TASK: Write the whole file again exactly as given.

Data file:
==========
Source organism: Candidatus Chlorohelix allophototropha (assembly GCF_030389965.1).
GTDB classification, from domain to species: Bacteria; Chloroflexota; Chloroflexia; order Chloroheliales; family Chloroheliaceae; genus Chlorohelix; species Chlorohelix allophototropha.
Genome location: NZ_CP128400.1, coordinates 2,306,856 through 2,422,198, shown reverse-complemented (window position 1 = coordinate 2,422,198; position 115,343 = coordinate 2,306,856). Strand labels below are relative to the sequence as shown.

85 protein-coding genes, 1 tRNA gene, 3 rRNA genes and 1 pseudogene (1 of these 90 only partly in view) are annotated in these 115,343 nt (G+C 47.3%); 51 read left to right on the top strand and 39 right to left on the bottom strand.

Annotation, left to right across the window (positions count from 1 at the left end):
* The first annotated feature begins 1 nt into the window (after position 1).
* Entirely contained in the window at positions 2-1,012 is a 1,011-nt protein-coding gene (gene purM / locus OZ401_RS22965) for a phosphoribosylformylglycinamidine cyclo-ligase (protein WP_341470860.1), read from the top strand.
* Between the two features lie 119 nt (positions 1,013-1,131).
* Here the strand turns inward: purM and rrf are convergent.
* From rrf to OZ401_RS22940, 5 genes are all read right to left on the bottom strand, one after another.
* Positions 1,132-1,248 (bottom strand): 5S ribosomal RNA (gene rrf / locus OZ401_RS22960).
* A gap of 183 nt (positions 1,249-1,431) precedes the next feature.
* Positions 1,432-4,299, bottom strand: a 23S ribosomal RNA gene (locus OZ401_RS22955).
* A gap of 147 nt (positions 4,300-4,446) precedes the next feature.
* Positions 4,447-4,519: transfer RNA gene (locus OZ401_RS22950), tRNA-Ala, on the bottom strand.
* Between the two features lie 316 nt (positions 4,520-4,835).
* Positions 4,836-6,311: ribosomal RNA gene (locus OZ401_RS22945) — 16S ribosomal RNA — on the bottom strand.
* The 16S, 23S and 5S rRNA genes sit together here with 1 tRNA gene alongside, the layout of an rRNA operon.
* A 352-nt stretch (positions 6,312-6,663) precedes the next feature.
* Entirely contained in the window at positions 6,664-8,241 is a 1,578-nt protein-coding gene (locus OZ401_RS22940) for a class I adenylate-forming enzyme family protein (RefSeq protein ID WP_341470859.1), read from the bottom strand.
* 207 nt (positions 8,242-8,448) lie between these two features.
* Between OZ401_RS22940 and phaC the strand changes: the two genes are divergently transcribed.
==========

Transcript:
Source organism: Candidatus Chlorohelix allophototropha (assembly GCF_030389965.1).
GTDB classification, from domain to species: Bacteria; Chloroflexota; Chloroflexia; order Chloroheliales; family Chloroheliaceae; genus Chlorohelix; species Chlorohelix allophototropha.
Genome location: NZ_CP128400.1, coordinates 2,306,856 through 2,422,198, shown reverse-complemented (window position 1 = coordinate 2,422,198; position 115,343 = coordinate 2,306,856). Strand labels below are relative to the sequence as shown.

85 protein-coding genes, 1 tRNA gene, 3 rRNA genes and 1 pseudogene (1 of these 90 only partly in view) are annotated in these 115,343 nt (G+C 47.3%); 51 read left to right on the top strand and 39 right to left on the bottom strand.

Annotation, left to right across the window (positions count from 1 at the left end):
* The first annotated feature begins 1 nt into the window (after position 1).
* Entirely contained in the window at positions 2-1,012 is a 1,011-nt protein-coding gene (gene purM / locus OZ401_RS22965) for a phosphoribosylformylglycinamidine cyclo-ligase (protein WP_341470860.1), read from the top strand.
* Between the two features lie 119 nt (positions 1,013-1,131).
* Here the strand turns inward: purM and rrf are convergent.
* From rrf to OZ401_RS22940, 5 genes are all read right to left on the bottom strand, one after another.
* Positions 1,132-1,248 (bottom strand): 5S ribosomal RNA (gene rrf / locus OZ401_RS22960).
* A gap of 183 nt (positions 1,249-1,431) precedes the next feature.
* Positions 1,432-4,299, bottom strand: a 23S ribosomal RNA gene (locus OZ401_RS22955).
* A gap of 147 nt (positions 4,300-4,446) precedes the next feature.
* Positions 4,447-4,519: transfer RNA gene (locus OZ401_RS22950), tRNA-Ala, on the bottom strand.
* Between the two features lie 316 nt (positions 4,520-4,835).
* Positions 4,836-6,311: ribosomal RNA gene (locus OZ401_RS22945) — 16S ribosomal RNA — on the bottom strand.
* The 16S, 23S and 5S rRNA genes sit together here with 1 tRNA gene alongside, the layout of an rRNA operon.
* A 352-nt stretch (positions 6,312-6,663) precedes the next feature.
* Entirely contained in the window at positions 6,664-8,241 is a 1,578-nt protein-coding gene (locus OZ401_RS22940) for a class I adenylate-forming enzyme family protein (RefSeq protein ID WP_341470859.1), read from the bottom strand.
* 207 nt (positions 8,242-8,448) lie between these two features.
* Between OZ401_RS22940 and phaC the strand changes: the two genes are divergently transcribed.